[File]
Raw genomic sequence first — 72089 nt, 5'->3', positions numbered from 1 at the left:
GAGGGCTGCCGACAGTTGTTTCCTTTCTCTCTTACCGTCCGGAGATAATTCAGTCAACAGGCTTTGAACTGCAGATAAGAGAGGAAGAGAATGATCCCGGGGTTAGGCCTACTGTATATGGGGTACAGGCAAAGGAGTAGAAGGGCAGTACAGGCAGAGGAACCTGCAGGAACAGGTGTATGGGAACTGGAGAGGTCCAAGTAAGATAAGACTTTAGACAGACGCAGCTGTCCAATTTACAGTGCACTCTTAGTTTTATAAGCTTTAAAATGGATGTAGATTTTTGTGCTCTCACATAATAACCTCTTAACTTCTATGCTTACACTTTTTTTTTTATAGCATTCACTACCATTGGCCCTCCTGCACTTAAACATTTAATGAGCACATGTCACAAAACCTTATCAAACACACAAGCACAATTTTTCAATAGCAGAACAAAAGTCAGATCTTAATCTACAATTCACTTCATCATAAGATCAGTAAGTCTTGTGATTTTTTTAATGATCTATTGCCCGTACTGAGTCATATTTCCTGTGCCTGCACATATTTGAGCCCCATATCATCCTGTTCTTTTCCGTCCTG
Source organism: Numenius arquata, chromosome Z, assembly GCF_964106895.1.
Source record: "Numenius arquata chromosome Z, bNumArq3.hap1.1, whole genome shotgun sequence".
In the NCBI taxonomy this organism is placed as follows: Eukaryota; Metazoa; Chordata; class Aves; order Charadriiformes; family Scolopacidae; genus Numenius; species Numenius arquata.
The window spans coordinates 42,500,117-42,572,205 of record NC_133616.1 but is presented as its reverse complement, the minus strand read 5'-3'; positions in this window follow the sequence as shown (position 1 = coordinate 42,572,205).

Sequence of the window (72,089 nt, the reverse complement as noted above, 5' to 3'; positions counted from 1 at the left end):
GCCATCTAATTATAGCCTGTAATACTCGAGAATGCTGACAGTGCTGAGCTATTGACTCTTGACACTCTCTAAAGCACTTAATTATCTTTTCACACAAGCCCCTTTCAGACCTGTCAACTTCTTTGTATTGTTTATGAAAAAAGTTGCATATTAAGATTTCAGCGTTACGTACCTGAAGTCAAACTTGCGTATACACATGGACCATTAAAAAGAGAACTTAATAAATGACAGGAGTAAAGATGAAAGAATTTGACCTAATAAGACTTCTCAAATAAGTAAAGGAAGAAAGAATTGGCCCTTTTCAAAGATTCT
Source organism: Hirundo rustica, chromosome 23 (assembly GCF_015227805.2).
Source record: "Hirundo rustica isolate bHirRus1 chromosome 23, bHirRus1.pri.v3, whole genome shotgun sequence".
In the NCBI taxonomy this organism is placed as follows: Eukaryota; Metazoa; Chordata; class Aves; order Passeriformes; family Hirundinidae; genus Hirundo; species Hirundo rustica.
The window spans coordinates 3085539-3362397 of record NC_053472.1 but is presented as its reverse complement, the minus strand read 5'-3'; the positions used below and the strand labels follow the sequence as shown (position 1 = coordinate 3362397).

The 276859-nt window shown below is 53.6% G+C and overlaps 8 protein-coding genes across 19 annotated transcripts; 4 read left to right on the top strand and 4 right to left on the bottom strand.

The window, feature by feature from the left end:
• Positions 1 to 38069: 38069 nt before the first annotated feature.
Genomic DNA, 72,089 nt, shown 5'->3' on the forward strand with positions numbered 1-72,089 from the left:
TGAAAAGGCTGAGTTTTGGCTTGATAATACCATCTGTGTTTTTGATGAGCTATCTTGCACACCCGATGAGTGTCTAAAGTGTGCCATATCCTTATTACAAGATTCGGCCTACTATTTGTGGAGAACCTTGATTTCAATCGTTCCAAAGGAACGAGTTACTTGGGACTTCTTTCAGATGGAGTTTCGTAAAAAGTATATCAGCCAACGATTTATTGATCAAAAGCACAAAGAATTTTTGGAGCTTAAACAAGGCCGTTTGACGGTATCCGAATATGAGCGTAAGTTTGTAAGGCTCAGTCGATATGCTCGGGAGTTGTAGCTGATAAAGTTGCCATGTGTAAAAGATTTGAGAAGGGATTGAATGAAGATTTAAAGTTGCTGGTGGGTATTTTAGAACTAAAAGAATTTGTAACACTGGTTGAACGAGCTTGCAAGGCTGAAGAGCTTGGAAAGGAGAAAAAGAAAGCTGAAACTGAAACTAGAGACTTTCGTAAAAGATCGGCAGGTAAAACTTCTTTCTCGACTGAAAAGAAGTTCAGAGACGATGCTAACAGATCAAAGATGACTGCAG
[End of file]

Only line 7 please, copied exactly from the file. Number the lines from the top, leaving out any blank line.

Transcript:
Sequence of the window (72,089 nt, the reverse complement as noted above, 5' to 3'; positions counted from 1 at the left end):